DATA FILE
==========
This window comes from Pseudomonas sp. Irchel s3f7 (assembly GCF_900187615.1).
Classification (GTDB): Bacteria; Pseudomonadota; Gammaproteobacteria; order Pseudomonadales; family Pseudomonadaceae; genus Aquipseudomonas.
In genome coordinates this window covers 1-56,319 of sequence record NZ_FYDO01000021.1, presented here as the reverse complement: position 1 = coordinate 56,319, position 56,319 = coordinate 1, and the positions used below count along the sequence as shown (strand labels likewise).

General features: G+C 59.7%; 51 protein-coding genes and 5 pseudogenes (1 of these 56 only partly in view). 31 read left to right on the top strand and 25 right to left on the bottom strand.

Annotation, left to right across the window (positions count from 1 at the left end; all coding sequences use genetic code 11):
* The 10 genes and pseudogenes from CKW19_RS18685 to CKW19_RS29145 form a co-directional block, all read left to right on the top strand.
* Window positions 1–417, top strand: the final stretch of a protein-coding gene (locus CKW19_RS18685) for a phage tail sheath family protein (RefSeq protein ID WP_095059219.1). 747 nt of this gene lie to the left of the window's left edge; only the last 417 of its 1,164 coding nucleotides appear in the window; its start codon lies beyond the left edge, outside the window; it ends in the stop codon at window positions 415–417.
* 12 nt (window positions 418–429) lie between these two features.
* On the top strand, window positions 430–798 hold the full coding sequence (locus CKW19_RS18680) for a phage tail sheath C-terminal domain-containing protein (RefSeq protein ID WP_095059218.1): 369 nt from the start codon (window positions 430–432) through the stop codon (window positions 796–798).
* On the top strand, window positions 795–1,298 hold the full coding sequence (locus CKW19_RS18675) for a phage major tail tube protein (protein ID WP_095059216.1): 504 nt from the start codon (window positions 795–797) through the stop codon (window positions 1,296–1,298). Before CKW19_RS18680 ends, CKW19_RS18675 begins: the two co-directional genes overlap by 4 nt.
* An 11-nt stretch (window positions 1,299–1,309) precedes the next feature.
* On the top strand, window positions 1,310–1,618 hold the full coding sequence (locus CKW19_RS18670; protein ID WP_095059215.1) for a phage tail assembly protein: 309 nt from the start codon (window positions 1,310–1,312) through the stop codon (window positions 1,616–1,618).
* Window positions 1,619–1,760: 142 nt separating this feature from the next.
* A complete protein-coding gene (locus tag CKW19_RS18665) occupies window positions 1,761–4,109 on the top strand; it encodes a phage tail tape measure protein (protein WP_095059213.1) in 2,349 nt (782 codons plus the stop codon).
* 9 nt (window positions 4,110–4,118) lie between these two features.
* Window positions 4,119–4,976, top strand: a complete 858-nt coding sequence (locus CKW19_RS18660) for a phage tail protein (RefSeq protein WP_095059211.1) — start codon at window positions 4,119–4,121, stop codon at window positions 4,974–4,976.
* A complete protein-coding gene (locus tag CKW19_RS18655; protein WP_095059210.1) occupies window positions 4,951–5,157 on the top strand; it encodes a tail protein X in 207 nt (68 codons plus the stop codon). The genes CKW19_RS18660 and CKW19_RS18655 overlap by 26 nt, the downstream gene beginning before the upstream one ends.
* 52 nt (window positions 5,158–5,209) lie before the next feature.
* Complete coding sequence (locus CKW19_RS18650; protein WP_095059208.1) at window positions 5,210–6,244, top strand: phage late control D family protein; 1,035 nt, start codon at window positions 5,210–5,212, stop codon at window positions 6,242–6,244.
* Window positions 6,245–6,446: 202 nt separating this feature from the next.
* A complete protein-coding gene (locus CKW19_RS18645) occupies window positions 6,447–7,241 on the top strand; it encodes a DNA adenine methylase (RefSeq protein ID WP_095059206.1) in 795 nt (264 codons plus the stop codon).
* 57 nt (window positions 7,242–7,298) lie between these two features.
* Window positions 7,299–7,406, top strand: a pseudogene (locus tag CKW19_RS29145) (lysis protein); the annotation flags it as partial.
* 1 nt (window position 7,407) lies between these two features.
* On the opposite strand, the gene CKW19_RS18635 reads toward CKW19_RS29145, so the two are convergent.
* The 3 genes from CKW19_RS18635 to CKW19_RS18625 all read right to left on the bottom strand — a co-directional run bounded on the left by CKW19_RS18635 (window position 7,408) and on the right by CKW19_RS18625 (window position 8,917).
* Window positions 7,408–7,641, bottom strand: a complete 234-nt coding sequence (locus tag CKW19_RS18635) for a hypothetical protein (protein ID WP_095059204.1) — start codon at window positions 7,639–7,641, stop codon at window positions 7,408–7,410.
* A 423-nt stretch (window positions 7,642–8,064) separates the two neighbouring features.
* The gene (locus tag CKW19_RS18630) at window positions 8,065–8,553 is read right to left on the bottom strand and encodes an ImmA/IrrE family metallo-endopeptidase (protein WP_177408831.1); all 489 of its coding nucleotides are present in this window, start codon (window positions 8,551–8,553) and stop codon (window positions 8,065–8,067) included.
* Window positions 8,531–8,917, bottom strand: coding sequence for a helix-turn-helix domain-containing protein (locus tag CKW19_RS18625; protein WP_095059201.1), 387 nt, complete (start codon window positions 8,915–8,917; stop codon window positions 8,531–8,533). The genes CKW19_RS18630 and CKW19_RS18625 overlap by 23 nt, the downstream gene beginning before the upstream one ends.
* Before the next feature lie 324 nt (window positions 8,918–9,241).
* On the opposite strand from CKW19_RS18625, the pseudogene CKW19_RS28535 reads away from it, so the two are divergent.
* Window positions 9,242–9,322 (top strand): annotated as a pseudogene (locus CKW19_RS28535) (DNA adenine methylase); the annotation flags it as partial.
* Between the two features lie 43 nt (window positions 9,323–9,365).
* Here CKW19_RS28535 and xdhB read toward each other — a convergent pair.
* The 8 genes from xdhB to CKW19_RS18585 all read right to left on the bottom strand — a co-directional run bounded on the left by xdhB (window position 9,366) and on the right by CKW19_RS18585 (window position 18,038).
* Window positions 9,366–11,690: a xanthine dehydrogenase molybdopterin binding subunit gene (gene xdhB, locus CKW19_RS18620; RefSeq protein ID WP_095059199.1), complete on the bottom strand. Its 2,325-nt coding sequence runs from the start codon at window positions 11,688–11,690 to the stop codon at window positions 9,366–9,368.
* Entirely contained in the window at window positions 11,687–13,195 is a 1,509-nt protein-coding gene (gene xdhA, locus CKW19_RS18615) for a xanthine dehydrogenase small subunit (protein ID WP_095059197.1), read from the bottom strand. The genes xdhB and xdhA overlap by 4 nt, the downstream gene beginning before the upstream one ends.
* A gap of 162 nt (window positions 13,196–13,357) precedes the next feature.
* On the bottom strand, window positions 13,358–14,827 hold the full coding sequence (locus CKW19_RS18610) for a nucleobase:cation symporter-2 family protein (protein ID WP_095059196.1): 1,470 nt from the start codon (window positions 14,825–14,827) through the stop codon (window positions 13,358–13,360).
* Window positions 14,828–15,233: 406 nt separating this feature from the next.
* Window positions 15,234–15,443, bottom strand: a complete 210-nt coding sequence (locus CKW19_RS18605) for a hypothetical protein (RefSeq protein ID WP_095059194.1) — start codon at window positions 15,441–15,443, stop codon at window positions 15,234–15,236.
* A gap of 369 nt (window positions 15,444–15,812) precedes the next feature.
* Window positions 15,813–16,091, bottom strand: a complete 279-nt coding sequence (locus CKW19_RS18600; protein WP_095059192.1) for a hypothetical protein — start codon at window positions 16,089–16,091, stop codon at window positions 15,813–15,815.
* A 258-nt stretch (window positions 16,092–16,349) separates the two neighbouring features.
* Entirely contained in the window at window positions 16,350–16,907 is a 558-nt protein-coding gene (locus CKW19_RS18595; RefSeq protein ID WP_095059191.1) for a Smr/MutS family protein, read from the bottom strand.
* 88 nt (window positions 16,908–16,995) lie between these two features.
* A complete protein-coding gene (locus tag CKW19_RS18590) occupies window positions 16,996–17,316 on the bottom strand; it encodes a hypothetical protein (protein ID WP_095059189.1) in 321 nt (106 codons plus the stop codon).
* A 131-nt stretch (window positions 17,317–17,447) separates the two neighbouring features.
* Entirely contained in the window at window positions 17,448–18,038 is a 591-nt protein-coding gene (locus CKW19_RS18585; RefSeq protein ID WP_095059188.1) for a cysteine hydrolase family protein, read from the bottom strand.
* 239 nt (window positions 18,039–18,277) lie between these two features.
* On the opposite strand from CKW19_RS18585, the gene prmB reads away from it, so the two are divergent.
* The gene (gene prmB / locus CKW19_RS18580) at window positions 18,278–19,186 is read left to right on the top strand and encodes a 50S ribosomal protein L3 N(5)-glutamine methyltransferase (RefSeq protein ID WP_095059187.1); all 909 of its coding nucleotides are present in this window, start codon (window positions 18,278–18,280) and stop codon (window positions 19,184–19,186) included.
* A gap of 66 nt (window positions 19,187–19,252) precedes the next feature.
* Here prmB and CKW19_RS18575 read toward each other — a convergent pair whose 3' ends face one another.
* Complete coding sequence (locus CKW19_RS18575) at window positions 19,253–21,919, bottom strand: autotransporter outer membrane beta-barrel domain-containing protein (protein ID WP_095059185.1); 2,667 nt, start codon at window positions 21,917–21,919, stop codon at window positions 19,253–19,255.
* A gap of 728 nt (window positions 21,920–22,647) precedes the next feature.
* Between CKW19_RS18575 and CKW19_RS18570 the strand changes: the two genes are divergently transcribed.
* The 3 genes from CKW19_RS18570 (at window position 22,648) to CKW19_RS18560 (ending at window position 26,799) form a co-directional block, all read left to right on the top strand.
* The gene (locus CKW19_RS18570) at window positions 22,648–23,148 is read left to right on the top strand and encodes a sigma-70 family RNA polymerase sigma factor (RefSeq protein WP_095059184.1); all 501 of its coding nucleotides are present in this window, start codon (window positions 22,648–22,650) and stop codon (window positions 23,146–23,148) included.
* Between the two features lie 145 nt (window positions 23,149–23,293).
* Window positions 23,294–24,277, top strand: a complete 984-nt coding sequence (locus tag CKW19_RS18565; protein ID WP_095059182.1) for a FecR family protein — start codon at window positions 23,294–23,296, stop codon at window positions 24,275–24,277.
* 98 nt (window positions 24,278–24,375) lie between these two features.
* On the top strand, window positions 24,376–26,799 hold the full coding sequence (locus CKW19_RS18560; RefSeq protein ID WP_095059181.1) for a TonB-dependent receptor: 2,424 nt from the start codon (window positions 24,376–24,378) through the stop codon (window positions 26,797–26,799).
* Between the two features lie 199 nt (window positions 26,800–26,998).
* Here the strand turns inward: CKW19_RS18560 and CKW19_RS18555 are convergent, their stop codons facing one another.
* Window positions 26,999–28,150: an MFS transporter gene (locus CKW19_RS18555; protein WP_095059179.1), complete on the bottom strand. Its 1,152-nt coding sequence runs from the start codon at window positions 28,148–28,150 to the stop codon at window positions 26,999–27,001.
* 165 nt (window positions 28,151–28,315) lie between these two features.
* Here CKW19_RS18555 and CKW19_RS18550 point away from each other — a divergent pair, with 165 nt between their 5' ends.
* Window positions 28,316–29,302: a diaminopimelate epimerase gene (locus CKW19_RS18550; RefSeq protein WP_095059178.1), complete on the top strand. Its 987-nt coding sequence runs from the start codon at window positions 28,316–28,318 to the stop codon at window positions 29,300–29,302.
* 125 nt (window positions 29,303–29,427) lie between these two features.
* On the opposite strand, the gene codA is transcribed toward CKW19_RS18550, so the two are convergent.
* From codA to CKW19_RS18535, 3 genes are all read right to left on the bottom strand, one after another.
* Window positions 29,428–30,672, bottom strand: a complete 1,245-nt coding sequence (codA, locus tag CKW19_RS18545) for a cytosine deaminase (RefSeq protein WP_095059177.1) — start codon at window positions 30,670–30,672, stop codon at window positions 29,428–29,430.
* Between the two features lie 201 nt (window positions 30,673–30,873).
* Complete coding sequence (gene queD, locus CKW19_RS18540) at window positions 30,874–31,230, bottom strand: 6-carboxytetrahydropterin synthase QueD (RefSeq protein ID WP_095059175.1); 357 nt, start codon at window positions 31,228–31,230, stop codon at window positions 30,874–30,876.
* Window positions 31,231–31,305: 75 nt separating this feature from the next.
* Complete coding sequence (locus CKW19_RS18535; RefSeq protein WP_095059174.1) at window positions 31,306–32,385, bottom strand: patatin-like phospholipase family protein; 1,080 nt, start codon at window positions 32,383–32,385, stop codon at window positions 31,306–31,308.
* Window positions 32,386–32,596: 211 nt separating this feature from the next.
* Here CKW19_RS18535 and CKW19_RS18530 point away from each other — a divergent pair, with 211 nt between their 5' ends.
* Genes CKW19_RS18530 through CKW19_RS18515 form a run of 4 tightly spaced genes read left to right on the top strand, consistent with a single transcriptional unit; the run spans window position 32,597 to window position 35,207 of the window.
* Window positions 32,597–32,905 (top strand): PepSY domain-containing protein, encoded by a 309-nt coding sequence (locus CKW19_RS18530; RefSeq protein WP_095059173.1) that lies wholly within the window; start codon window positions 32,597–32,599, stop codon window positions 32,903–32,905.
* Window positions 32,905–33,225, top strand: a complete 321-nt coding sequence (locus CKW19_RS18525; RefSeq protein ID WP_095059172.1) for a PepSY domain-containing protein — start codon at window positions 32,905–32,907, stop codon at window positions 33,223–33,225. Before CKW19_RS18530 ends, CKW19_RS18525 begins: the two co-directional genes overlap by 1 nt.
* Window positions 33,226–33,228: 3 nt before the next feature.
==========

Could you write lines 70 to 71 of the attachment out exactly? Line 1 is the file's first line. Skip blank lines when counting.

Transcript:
* Window positions 28,316–29,302: a diaminopimelate epimerase gene (locus CKW19_RS18550; RefSeq protein WP_095059178.1), complete on the top strand. Its 987-nt coding sequence runs from the start codon at window positions 28,316–28,318 to the stop codon at window positions 29,300–29,302.
* 125 nt (window positions 29,303–29,427) lie between these two features.